Jaffna: Day Two
Delft Island – Growing Stone, Baobab, Wild Ponies, Dutch Fort and Friendly People
If you have a look at the map you will see Delft Island in the very north-west. It is the largest and the furthest island in the northwest of Sri Lanka. The island is home for the only baobab and for herds of wild ponies brought here by the Portuguese some centuries ago. Delft was an important destination for Arab and Portuguese traders in the 17th century. As the saying goes an Arab trader had planted a baobab seed on Delft long time ago. The seed sprouted and turned into a huge branchy baobab. The exotic shape of the tree could be explained by the local climate. The baobab is not the only thing to grow on Delft Island for we were also shown a growing stone😯. Everything on the island is made of corals only, even the fences here are made of coral stones that local residents simply put one upon the other. There is no need in bringing stones from anywhere because the corals are everywhere including people’s grounds. In Around the World in Eighty Days (1972 animated TV series) Phileas Fogg once said that “Learn to use what you have got, and you won't need what you have not”.
We jumped into a sunny yellow tuk-tuk that had been driving us for several hours around the island which reminded us of Greece because of numerous ruins. We visited the stables, the Dutch fort, the hospital and in general the island. My son noticed that the Dutch usually built hospitals while the British transformed them all for administrative purposes. Does it have to do with the fact that the Dutch were often ill and used for instance such folk Portuguese method of treatment as the gastric concretions from goats’ stomachs? Goats are numerous on Delft Island and the black ones are particularly cute. When we came right to the edge of the island we saw wild ponies grazing. All the fields and pastures were strewn with fragments of corals and the impression was as if we were on a former seabed! Throughout the centuries the island rose from the ocean and then plunged back into its turquoise waters again.
There are a few hotels on the island and a deserted beach with a flat way to the transparent shallow waters of the ocean. Thanks to our guide Rove Assam we had a pleasant time on the island and even found the skin of a snake that my son was particularly excited about. At sunset right after visiting Delft Island we stopped to see the pools with the sacred water at the temple of Kirimalai Keerimala (Naguleeswaram Temple) and had time to swim at the northernmost beach of Sri Lanka! For the first time in a long period I had an opportunity to swim in a calm sea. The dome of the rapidly darkling sky was still light blue and I could watch it lying on my back.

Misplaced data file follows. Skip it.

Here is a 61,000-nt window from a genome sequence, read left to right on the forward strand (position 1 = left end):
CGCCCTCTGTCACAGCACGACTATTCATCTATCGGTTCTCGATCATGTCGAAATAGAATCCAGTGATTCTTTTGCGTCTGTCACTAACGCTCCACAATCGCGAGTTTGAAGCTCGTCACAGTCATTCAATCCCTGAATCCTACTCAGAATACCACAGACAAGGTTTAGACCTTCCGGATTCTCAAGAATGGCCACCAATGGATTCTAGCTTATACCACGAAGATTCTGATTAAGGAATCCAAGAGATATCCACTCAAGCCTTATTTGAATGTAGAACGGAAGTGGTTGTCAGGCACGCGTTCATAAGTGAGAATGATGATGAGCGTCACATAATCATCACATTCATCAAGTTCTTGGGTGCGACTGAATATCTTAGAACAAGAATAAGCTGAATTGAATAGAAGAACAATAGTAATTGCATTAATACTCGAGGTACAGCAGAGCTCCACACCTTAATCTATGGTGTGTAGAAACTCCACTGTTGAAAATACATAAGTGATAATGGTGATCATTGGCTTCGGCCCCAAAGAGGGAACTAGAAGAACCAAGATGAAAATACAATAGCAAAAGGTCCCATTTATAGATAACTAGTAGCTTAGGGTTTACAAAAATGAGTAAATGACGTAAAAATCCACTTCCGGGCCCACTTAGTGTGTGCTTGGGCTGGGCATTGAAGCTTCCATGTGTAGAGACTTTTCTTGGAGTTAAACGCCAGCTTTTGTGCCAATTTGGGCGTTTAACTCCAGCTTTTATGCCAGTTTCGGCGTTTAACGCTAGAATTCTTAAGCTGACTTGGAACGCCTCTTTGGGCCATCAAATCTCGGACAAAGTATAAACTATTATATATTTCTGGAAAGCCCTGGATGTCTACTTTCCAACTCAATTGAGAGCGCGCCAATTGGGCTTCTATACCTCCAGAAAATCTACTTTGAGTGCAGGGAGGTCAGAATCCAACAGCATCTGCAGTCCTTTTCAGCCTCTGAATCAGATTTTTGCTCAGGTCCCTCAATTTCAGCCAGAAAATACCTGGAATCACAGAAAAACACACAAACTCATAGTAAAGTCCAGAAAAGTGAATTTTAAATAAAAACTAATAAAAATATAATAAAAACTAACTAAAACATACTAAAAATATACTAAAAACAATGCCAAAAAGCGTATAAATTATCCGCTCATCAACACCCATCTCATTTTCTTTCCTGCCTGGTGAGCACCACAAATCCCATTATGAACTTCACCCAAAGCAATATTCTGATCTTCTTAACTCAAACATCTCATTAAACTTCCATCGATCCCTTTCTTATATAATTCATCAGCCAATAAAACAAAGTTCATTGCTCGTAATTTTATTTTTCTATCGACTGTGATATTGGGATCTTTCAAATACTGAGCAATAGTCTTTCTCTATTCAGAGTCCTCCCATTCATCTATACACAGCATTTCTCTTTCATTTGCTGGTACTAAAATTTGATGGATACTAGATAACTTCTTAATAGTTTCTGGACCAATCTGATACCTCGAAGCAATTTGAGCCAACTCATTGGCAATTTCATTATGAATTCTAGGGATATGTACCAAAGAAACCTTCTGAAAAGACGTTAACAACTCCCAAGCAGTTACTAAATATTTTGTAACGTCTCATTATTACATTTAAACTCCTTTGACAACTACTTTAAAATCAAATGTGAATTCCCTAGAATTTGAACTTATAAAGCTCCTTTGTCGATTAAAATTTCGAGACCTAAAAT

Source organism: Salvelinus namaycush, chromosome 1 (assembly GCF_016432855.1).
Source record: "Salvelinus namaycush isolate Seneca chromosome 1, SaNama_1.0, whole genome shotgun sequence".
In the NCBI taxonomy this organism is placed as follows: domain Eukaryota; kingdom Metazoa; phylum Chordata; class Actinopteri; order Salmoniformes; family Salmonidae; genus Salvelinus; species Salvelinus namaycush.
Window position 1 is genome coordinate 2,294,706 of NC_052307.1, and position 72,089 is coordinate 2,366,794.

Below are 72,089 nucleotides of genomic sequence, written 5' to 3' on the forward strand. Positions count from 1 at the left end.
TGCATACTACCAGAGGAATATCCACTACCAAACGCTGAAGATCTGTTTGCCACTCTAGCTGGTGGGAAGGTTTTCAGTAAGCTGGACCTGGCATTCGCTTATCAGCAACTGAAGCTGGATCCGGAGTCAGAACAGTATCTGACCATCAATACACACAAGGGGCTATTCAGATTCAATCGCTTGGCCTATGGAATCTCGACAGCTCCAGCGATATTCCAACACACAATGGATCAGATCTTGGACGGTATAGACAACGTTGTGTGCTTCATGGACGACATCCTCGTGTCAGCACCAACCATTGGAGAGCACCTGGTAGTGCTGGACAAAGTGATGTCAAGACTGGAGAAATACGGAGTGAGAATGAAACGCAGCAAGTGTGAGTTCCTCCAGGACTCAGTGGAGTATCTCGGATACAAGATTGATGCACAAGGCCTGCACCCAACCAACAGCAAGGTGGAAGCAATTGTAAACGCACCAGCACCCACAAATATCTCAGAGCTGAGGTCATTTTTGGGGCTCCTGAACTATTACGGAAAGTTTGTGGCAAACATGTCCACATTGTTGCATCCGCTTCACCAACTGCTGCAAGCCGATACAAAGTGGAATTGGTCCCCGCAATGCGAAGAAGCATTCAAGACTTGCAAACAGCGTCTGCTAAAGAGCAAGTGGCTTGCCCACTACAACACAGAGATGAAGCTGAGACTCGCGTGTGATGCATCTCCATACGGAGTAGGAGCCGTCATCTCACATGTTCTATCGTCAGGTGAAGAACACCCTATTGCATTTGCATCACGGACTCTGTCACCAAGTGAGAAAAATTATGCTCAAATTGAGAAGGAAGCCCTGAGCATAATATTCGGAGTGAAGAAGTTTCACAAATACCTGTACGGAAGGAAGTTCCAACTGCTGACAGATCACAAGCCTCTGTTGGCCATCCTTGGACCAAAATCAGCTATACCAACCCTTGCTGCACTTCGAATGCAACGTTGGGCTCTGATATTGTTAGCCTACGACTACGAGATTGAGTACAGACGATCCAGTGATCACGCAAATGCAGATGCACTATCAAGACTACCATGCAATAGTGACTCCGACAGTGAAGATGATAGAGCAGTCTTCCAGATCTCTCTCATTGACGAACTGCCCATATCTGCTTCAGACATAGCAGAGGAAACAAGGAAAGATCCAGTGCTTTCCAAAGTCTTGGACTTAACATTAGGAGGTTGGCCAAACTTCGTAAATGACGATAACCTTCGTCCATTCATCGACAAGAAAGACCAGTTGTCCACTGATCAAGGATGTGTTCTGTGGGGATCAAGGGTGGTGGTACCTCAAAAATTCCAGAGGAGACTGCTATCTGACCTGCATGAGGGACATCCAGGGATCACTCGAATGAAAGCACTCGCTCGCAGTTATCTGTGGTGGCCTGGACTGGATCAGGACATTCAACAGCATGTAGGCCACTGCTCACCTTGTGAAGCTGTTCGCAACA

About the Ferries
Many people use ferries and boats to travel from one island to the other. There are usually some queues especially when people are in a hurry for pujas in the temples. If you go by ferry you will have to sit on the wooden deck. Therefore, you should put on comfortable clothes and a hat saving you from the hot sun since the sun is mercilessly hot. You’d better sit on the top deck to enjoy some fresh breeze and the picturesque turquoise ocean. The companions stared at us in amazement when I smeared my daughter with a suncare cream and even asked me for some cream to try.
Our ferry companions also included the British, the German and the French on our way to Delft Island. I noticed a long time ago that the north of Sri Lanka was favored by the French. The atmosphere on the ferries is very friendly and natural. Those who are afraid of water crowd together inside a closed cabin. The police took us to a ferry to Delft without a queue (you should only say that you are heading straight to Delft). However we had to wait for the third or even the forth boat when going to other islands.